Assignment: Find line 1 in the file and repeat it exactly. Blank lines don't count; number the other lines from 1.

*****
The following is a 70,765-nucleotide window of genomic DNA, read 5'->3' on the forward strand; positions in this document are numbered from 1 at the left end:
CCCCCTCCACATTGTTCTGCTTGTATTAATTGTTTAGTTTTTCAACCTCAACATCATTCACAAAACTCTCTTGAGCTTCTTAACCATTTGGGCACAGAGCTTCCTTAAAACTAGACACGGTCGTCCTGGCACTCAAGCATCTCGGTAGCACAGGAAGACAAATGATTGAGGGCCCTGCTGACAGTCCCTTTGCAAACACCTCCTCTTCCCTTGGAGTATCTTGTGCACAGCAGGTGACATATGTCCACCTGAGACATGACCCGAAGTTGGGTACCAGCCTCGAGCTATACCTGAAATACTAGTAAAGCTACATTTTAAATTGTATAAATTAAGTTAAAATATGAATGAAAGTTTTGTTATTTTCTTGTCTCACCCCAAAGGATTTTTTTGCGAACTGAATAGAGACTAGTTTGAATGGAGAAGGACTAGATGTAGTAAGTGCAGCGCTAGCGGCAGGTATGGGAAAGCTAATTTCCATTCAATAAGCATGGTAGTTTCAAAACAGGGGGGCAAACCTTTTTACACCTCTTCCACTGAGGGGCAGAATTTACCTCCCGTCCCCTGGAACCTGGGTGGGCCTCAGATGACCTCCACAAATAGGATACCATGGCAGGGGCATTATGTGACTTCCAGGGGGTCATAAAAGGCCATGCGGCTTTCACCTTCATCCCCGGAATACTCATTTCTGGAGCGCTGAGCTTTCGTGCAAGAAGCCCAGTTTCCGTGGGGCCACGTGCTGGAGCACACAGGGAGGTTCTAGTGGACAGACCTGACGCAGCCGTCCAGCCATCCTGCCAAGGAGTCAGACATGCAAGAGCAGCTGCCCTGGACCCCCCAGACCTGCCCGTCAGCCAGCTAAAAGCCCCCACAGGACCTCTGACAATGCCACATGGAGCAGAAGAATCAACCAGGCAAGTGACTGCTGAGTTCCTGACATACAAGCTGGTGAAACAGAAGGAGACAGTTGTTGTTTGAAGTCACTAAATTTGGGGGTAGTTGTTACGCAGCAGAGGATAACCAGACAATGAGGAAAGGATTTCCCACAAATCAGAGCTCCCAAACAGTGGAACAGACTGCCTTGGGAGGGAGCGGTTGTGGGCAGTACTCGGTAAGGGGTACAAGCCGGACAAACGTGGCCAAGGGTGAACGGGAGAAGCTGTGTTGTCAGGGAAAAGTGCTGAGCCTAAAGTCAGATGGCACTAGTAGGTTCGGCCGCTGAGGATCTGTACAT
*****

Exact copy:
The following is a 70,765-nucleotide window of genomic DNA, read 5'->3' on the forward strand; positions in this document are numbered from 1 at the left end: